• April 4, 2020
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THE RIVER GODAVARI THAT MAKES RAJAMAHENDRAVARAM A SACRED CITY

The Godavari is the river that makes Rajamahendravaram a sacred city.

The Godavari is the river that makes Rajamahendravaram a sacred city. This is India’s second longest river and the largest river in South India. The source of this river is Triambakswar in Maharashtra and it covers 1465 kilometers through different states like Maharashtra, Telengana, and Andhra Pradesh etc…

The story of the Godavari river is told in the Kotirudra Samhita of the Shiva Purana. In this account, the sage Gautama, who is a mind-born son of Brahma, is engaged in Tapasya on the Brahmagiri mountain when there is a hundred-year drought in the area and thus crops can’t grow. So for the welfare of others, he starts engaging in Tapasya to Varuna the rain god, who appears before him after six months. Varuna denies Gautama’s request for rain, because it would go against the wishes of the gods, so Gautama instead asks for “divine everlasting water yielding permanent results.” Varuna tells Gautama to dig a ditch, and then Varuna fills it with divine water.

So Gautama and other sages in the area come to the new body of water and start planting crops.But on one occasion, Gautama sends his disciples to get water, but they’re stopped by the wives of the other sages, who want to get water first. The disciples complain to Gautama’s wife Ahalya, who goes to the body of water and collects water before everyone else. The other sages are furious at this petty incident, so to get revenge they pray to Ganesha, who appears before them. The sages ask him to force Gautama to leave his hermitage; Ganesha first advises them not to try to harm someone who has only done them good, but they insist.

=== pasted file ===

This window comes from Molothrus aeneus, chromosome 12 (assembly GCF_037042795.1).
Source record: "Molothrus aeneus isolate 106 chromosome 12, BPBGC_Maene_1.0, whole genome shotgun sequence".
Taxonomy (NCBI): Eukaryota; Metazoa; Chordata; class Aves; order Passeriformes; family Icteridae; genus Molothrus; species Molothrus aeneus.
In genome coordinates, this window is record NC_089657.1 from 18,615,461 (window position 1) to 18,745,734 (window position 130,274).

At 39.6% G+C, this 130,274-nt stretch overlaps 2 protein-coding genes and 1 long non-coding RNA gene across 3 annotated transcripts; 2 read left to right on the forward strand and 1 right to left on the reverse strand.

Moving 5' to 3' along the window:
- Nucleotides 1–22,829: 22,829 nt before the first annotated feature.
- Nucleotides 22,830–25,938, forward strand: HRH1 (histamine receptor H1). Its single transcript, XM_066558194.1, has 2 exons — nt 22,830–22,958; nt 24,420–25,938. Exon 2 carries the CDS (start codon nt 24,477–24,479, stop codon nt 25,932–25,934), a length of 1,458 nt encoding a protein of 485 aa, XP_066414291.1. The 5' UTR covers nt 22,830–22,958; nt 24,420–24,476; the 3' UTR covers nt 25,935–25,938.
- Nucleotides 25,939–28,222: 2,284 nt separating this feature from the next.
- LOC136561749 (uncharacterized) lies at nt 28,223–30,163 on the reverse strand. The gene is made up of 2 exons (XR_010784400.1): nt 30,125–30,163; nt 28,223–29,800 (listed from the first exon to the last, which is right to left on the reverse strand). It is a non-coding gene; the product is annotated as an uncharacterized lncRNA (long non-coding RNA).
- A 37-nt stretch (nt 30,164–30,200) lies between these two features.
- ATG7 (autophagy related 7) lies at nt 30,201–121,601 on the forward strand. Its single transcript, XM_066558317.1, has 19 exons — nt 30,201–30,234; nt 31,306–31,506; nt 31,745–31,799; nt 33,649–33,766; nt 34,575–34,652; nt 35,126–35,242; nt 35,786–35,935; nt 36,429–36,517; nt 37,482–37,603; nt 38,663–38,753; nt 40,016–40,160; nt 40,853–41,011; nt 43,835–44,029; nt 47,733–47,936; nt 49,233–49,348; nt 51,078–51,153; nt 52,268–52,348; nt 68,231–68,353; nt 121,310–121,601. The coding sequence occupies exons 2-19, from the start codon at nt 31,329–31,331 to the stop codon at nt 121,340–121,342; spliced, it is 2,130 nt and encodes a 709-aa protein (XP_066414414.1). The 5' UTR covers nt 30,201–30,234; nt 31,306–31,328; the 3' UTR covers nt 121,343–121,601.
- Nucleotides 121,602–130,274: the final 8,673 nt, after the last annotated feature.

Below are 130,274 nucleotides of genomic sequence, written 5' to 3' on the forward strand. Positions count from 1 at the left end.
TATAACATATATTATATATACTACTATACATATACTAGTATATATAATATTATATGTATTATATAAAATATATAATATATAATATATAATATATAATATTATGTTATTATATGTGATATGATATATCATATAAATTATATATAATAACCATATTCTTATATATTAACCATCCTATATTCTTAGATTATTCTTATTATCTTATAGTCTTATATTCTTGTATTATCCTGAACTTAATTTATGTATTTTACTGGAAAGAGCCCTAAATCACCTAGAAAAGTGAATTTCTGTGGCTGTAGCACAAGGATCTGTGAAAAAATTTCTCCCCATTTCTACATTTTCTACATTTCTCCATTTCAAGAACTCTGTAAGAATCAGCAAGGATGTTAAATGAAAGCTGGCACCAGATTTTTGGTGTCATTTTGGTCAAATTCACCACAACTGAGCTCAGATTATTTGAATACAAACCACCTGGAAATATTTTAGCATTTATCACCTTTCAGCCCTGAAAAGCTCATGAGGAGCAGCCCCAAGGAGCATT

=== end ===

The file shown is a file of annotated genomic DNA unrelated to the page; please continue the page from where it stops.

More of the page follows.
Then Ganesha approaches the sage Gautama, taking the form of a feeble cow, and starts eating Gautama’s crops. To shoo the cow away, Gautama throws some blades of grass at it, but as soon as the grass touches the cow he sees it fall dead. Gautama is shocked that he has committed Gohatya (cow-killing), a supreme sin in the Hindu religion, so he takes his wife and leaves the hermitage in order to undertake an arduous course of repentance that involves circumambulating the Brahmagiri mountain, going around confessing his sin to everyone he encounters, and making Lingams to worship Shiva.

Finally, Shiva appears before him, and Gautama asks to be made sinless. Shiva laughs and says that Gautama hasn’t committed any sins, and that Gautama is such a great sage that even looking at him makes other people sinless. In any case, Gautama asks Shiva for Ganga to be brought there, so that he and others could be purified of their sins. So Shiva gives Gautama “the essence of the earth and heaven” which was apparently Gautama’s inheritance from his father Brahma, and to summon the goddess Ganga.

So Ganga agrees to stay there as a new river, initially called the Gautami river, but now known as the Godavari river. Gautama and his disciples, but there to purify themselves of sin. And even the sages who tried to take revenge on Gautama are eager to get rid of the sins. Ganga is initially reluctant to purify these men who had been so cruel to Gautama, but then Gautama convinces her to relent and he digs a ditch for her to emerge from and purify the sages of their sins. That ditch is the famous Kushavartha Thirtha at the Tryambakeshwara temple.

Rajamahendravaram city is on the banks of river Godavari and gives plenty of water to the people in the city. Like Gautama and other sages, this river purifies the people who are living in and around this city from their sins and makes this city a sacred place…

 

Author,
Tatikonda Pravallika
Rajahmundry.

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